So extend yourself the same courtesy you would a student.

Learn from your mistake and move on. You are not your mistake.

Be kind to yourself.

Transitioning (Part1)

We’re all going somewhere, aren’t we? I mean, nothing stays the same, right? So if that’s true, then everything is in a constant state of transition – but that’s not really the kind of transition I’m thinking of…

Sometimes life points us in a new direction.

If we choose to recognize it and accept the challenge, we must be brave and fearlessly move ahead, even if we’re unsure.

This is the kind of transition I’m talking about. It only happens a few times in each of our lives. If you recognize this chasm opening up, what’s the best course of action?

Damn the torpedoes.

RIP Roger Hawkins

Roger passed away on May 20, 2021, at the age of 75. Best known as the drummer for the Muscle Shoals rhythm section, he played on many classic soul hits from the late ’60s to early 70s. What hits, you might ask?

Well, let’s start with one of my favorite grooves of all time – “I’ll Take You There,” sung by the great Mavis Staples. When the drums come in, it takes about 2 beats before the whole track locks into the deepest pocket this side of the Mariana Trench, and it just stays there for over four minutes. It’s almost impossible to keep your body from moving to this beat. Magic.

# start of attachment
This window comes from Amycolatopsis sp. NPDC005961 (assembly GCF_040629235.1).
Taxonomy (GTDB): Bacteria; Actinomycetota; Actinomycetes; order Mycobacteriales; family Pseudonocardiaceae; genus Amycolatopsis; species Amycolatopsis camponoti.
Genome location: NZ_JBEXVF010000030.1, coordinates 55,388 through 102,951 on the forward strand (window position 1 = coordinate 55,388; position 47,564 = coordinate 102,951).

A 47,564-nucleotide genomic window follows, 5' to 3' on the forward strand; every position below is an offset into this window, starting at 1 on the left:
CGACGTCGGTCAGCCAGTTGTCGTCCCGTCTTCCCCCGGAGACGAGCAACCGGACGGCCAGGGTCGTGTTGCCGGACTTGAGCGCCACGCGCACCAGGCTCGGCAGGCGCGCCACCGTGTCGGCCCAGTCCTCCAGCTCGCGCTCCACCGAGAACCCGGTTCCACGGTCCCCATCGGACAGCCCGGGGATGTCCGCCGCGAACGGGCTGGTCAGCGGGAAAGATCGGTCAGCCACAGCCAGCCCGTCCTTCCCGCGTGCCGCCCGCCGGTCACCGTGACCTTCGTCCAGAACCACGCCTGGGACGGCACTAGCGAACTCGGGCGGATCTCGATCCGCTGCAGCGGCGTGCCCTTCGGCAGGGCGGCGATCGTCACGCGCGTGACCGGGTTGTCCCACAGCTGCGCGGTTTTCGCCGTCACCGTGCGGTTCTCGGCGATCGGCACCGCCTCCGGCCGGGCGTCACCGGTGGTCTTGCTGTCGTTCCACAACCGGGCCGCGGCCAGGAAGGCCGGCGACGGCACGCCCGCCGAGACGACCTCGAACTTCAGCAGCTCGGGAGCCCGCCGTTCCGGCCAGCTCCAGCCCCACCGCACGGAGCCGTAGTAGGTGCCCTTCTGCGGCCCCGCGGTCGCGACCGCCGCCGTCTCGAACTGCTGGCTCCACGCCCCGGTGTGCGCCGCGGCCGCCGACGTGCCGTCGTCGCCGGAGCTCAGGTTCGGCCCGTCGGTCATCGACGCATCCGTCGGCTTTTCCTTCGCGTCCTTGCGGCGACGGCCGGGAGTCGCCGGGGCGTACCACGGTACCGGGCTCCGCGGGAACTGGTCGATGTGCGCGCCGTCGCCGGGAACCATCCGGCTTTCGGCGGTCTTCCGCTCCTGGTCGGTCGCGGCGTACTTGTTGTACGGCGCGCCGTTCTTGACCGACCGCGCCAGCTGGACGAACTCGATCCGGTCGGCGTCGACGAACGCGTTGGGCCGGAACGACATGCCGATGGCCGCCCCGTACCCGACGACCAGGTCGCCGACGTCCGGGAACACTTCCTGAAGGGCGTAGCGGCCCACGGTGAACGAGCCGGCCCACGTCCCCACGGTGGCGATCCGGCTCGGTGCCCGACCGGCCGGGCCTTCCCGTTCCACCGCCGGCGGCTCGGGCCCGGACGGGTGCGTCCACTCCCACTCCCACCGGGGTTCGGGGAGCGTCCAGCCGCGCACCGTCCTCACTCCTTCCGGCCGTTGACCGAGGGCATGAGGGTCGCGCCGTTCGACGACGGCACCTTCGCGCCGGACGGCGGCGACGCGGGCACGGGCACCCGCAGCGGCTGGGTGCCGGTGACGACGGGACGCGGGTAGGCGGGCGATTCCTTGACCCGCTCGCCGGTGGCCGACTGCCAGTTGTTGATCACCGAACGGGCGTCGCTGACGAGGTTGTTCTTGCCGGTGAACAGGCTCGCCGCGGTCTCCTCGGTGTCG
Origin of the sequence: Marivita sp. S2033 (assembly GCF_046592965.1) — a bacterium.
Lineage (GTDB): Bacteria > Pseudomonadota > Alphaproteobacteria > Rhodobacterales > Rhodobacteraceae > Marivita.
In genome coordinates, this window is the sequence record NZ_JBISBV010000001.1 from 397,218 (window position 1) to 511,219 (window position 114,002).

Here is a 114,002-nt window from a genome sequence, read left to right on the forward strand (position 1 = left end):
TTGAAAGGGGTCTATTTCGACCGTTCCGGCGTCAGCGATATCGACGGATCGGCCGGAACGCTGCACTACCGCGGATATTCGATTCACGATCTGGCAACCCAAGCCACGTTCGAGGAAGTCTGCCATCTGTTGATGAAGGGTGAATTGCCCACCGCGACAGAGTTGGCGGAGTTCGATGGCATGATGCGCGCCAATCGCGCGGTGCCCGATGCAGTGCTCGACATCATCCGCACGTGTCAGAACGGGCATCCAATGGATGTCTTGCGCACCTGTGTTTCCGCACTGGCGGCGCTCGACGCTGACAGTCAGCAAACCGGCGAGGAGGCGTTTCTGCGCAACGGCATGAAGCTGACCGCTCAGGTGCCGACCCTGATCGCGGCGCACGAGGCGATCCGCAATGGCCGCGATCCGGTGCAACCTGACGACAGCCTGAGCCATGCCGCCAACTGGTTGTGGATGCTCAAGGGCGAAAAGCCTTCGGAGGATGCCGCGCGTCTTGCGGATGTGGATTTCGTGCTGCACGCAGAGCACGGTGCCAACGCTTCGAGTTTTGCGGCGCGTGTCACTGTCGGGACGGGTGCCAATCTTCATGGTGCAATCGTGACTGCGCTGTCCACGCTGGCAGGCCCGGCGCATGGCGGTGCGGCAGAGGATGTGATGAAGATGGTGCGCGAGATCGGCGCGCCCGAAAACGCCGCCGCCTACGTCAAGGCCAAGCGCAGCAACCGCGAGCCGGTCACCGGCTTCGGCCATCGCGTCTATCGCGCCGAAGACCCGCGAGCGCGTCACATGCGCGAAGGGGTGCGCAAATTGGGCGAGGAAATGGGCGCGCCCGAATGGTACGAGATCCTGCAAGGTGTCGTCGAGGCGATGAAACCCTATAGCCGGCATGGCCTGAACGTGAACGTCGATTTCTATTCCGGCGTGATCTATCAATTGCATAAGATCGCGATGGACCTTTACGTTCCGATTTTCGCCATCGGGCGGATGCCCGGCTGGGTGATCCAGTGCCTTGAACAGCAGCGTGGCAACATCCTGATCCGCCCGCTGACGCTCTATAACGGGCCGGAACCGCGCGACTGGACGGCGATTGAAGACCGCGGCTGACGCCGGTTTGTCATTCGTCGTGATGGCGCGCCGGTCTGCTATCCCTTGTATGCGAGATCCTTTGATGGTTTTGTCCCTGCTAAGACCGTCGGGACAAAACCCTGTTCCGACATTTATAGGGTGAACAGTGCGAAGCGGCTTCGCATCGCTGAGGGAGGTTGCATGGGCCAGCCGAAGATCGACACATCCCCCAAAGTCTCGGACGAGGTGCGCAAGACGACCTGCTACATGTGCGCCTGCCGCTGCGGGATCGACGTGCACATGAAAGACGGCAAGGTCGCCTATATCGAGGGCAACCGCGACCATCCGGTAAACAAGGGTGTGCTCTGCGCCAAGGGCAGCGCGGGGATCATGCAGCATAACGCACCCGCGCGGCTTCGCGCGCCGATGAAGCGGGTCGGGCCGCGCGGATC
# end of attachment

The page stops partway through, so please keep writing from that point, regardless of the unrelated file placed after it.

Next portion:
Or how about Wilson Pickett’s “Land of a Thousand Dances.” At the time he was a 21-year-old white boy from Muscle Shoals Alabama.

Let’s not forget “Respect,” Aretha Franklin’s seminal classic.

Yeah, Roger Hawkins – thank you for all you gave us.

Gone but never forgotten.

Rest in Peace.

The One Who Wants it the Most Wins

I was fortunate to have studied with a great teacher from the age of roughly 29 to 38. This was one of the earliest things he taught me.

It kind of encapsulates how life works.

Gender has very little to do with it.

Intelligence has very little to do with it.

Physical gifts have very little to do with it.

The one who wants it most wins.

Remember that.